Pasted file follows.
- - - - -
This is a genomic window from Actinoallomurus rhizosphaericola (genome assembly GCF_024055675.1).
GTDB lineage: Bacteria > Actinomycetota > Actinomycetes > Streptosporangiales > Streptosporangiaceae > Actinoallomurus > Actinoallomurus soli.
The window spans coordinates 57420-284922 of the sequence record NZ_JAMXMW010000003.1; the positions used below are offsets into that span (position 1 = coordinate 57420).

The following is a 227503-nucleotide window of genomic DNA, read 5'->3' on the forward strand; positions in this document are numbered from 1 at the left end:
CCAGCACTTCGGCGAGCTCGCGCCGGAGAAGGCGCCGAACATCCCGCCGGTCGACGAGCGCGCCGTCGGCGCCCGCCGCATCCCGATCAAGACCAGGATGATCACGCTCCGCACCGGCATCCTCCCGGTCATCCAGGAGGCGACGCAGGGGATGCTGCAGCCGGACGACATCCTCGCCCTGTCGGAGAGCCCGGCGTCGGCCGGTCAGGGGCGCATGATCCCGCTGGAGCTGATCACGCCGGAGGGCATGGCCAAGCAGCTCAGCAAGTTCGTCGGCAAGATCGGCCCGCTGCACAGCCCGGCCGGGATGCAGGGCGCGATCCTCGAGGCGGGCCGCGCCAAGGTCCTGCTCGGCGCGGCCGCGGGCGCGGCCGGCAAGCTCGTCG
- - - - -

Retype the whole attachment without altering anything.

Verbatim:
This is a genomic window from Actinoallomurus rhizosphaericola (genome assembly GCF_024055675.1).
GTDB lineage: Bacteria > Actinomycetota > Actinomycetes > Streptosporangiales > Streptosporangiaceae > Actinoallomurus > Actinoallomurus soli.
The window spans coordinates 57420-284922 of the sequence record NZ_JAMXMW010000003.1; the positions used below are offsets into that span (position 1 = coordinate 57420).

The following is a 227503-nucleotide window of genomic DNA, read 5'->3' on the forward strand; positions in this document are numbered from 1 at the left end:
CCAGCACTTCGGCGAGCTCGCGCCGGAGAAGGCGCCGAACATCCCGCCGGTCGACGAGCGCGCCGTCGGCGCCCGCCGCATCCCGATCAAGACCAGGATGATCACGCTCCGCACCGGCATCCTCCCGGTCATCCAGGAGGCGACGCAGGGGATGCTGCAGCCGGACGACATCCTCGCCCTGTCGGAGAGCCCGGCGTCGGCCGGTCAGGGGCGCATGATCCCGCTGGAGCTGATCACGCCGGAGGGCATGGCCAAGCAGCTCAGCAAGTTCGTCGGCAAGATCGGCCCGCTGCACAGCCCGGCCGGGATGCAGGGCGCGATCCTCGAGGCGGGCCGCGCCAAGGTCCTGCTCGGCGCGGCCGCGGGCGCGGCCGGCAAGCTCGTCG